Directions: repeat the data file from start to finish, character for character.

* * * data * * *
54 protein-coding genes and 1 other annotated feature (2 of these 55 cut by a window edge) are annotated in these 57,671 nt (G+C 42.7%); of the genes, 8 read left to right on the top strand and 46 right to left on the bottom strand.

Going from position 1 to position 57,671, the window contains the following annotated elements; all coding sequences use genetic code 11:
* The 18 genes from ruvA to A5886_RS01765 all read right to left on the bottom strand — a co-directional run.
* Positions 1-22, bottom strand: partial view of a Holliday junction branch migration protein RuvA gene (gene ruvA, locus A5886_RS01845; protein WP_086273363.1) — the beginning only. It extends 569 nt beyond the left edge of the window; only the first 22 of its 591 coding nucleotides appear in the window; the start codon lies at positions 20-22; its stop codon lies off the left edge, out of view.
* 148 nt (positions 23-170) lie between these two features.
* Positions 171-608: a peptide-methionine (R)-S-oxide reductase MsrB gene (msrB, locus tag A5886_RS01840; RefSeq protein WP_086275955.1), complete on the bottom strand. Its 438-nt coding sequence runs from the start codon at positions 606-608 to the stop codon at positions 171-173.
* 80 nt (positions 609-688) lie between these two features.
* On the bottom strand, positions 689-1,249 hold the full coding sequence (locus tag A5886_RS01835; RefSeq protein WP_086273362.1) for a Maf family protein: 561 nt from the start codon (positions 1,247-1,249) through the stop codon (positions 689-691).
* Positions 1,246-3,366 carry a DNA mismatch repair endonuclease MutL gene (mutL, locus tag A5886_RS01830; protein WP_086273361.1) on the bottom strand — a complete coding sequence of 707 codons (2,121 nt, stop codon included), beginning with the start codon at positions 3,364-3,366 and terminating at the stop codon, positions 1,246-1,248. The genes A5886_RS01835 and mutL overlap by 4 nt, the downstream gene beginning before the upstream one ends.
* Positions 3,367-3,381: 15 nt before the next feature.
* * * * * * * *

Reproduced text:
54 protein-coding genes and 1 other annotated feature (2 of these 55 cut by a window edge) are annotated in these 57,671 nt (G+C 42.7%); of the genes, 8 read left to right on the top strand and 46 right to left on the bottom strand.

Going from position 1 to position 57,671, the window contains the following annotated elements; all coding sequences use genetic code 11:
* The 18 genes from ruvA to A5886_RS01765 all read right to left on the bottom strand — a co-directional run.
* Positions 1-22, bottom strand: partial view of a Holliday junction branch migration protein RuvA gene (gene ruvA, locus A5886_RS01845; protein WP_086273363.1) — the beginning only. It extends 569 nt beyond the left edge of the window; only the first 22 of its 591 coding nucleotides appear in the window; the start codon lies at positions 20-22; its stop codon lies off the left edge, out of view.
* 148 nt (positions 23-170) lie between these two features.
* Positions 171-608: a peptide-methionine (R)-S-oxide reductase MsrB gene (msrB, locus tag A5886_RS01840; RefSeq protein WP_086275955.1), complete on the bottom strand. Its 438-nt coding sequence runs from the start codon at positions 606-608 to the stop codon at positions 171-173.
* 80 nt (positions 609-688) lie between these two features.
* On the bottom strand, positions 689-1,249 hold the full coding sequence (locus tag A5886_RS01835; RefSeq protein WP_086273362.1) for a Maf family protein: 561 nt from the start codon (positions 1,247-1,249) through the stop codon (positions 689-691).
* Positions 1,246-3,366 carry a DNA mismatch repair endonuclease MutL gene (mutL, locus tag A5886_RS01830; protein WP_086273361.1) on the bottom strand — a complete coding sequence of 707 codons (2,121 nt, stop codon included), beginning with the start codon at positions 3,364-3,366 and terminating at the stop codon, positions 1,246-1,248. The genes A5886_RS01835 and mutL overlap by 4 nt, the downstream gene beginning before the upstream one ends.
* Positions 3,367-3,381: 15 nt before the next feature.